Far more numerous are the young firms funded through less glamorous methods such as personal savings and credit cards, according to the Atlanta Fed’s Gazelle Project and other small business surveys.

The Atlanta Fed's interest in small business focuses on three related issues: the role of small business in job creation; the role of small business in local economic development, and the role of the banking system in small business financing.

In an Atlanta Fed study of four dozen founders of high-growth companies–gazelles–in the Southeast, 75 percent reported using personal savings to start their company. Roughly a third of the gazelles the Atlanta Fed studied took equity financing, selling a stake in their enterprises. Among those who took equity financing, venture capital investment was rare. Most equity injections came from informal investors, including "golf course" financing and "angels." Some gazelle founders relied heavily on their families. (However, one founder described the downside of family funding when he said it makes a family gathering feel "like a board meeting.")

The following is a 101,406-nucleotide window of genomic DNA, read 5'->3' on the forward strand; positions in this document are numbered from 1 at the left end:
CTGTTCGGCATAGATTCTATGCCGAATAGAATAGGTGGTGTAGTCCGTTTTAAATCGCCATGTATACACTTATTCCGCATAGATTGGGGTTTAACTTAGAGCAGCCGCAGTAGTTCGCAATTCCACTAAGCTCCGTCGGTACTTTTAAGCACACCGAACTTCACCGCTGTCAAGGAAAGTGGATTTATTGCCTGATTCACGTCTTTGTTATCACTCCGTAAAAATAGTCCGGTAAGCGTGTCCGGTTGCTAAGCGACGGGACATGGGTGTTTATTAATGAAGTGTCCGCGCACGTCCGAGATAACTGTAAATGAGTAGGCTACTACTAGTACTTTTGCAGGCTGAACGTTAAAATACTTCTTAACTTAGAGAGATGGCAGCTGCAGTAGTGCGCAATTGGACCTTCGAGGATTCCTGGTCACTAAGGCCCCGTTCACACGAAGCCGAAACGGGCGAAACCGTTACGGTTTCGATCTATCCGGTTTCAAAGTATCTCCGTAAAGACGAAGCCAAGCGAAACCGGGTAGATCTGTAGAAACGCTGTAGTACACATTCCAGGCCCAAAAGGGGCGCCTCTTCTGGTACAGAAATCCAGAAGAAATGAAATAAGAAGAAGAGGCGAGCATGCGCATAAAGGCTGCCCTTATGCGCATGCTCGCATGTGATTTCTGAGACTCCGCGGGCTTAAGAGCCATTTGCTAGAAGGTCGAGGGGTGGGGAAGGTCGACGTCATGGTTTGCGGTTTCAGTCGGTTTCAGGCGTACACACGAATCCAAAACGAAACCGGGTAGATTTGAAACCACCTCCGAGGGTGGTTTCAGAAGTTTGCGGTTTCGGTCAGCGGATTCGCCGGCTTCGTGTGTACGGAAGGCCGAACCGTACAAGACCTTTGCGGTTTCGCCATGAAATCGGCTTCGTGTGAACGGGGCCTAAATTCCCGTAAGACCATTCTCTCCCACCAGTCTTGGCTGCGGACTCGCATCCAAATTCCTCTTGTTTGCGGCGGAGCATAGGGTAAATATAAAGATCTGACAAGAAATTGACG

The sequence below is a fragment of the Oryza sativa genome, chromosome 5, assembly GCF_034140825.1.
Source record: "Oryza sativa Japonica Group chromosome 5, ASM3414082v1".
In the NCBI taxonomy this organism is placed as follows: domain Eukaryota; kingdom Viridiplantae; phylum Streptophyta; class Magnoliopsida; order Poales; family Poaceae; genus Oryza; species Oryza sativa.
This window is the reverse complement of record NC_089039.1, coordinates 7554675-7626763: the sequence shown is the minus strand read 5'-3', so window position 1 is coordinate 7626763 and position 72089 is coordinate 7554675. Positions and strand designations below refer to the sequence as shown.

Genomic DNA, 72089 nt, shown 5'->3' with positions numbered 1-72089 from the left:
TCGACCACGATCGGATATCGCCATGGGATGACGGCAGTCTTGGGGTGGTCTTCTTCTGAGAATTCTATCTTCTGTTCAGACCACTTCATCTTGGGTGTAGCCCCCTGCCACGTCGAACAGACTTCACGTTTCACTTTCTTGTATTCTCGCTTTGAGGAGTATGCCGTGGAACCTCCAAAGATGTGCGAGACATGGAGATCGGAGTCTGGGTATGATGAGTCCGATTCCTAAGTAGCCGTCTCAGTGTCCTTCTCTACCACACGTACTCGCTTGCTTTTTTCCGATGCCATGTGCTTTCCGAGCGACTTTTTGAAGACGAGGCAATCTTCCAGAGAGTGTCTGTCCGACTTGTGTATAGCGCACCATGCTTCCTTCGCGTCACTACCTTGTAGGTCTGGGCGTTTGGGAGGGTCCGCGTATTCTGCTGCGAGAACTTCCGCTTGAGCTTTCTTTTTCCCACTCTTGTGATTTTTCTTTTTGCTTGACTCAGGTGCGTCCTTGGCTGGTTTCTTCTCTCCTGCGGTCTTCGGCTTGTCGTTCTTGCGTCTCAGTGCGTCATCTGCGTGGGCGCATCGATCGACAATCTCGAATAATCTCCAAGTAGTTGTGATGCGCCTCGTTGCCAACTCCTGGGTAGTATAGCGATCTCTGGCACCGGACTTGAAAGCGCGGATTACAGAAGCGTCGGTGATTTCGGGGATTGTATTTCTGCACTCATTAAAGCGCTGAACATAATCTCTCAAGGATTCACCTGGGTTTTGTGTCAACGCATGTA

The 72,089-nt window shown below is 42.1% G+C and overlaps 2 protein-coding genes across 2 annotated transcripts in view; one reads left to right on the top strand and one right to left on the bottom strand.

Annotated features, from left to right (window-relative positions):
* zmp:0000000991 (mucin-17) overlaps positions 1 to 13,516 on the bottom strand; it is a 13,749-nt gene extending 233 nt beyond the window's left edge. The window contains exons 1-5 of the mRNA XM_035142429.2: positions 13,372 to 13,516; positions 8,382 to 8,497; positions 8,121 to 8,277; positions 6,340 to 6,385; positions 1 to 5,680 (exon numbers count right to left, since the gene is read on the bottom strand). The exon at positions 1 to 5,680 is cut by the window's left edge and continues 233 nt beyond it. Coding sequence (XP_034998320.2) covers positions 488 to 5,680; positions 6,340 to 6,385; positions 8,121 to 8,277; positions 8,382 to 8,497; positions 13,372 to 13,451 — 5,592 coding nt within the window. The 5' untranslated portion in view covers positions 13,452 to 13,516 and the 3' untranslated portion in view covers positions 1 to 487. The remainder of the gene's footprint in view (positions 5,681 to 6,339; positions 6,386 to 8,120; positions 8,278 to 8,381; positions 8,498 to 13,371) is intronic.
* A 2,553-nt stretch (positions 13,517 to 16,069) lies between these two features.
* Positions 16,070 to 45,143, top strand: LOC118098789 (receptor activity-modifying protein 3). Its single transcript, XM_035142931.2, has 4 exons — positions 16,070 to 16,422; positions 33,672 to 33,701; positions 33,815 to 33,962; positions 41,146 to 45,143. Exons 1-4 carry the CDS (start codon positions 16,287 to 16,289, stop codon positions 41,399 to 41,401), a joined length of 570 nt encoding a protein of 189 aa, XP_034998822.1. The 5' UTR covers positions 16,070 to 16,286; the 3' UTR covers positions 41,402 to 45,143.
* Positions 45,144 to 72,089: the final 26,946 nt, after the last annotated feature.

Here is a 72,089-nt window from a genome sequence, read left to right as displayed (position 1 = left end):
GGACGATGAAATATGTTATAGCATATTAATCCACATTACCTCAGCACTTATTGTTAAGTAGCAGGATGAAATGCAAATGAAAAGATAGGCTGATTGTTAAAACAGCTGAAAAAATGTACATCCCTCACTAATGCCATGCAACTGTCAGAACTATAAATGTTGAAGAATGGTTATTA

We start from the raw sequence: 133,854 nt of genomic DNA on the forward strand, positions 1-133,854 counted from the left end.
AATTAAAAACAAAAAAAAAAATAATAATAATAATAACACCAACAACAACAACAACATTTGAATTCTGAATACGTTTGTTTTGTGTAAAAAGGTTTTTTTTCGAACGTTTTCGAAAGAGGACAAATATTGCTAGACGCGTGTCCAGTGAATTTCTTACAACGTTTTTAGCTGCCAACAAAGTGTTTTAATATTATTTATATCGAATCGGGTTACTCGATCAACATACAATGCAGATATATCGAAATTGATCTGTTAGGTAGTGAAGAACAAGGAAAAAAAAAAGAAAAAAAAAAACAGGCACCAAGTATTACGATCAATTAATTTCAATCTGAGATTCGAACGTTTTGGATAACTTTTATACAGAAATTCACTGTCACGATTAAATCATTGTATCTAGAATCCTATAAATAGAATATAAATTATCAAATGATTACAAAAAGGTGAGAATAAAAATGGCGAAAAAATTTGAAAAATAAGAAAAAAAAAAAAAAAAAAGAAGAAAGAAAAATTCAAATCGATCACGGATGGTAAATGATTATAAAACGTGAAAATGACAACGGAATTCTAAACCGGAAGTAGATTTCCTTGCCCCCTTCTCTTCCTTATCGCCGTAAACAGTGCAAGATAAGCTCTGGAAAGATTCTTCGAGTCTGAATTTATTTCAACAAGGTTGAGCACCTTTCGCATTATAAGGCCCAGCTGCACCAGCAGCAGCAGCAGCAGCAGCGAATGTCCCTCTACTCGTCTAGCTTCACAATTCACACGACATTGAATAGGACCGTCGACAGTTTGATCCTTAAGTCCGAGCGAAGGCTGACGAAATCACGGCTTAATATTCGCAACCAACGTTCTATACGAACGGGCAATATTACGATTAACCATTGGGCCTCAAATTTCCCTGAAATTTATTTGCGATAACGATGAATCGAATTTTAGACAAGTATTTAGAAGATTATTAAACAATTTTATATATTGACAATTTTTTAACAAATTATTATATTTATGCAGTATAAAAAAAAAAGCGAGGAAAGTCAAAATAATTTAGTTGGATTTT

Those findings from the Gazelle Project are roughly in line with broader studies. For example, in the Kauffman Firm Survey, 63 percent of owners invested their own funds in the business during the first year of operation, while only 4 percent used equity financing from outside investors (see table 1). Although rare, external equity capital was critical for the firms that did use it. Firms receiving outside equity secured an average of $153,608 in the first year of operation, compared to an average owner investment of $36,367. 

Table 1
Sources of Small Business Financing

Percent of businesses using Mean amount used
Owner equity 63 $36,000
Insider equity 4 $36,000
Outsider equity 4 $154,000
Owner debt 24 $11,000
Insider debt 11 $52,000
Outsider debt 29 $86,000
Note: "Insider equity" includes family members. "Owner debt" was mainly personal credit cards. "Insider debt" includes loans from family members, employees, and owners, "Outsider debt" includes bank loans, business credit cards lines, and other credit lines.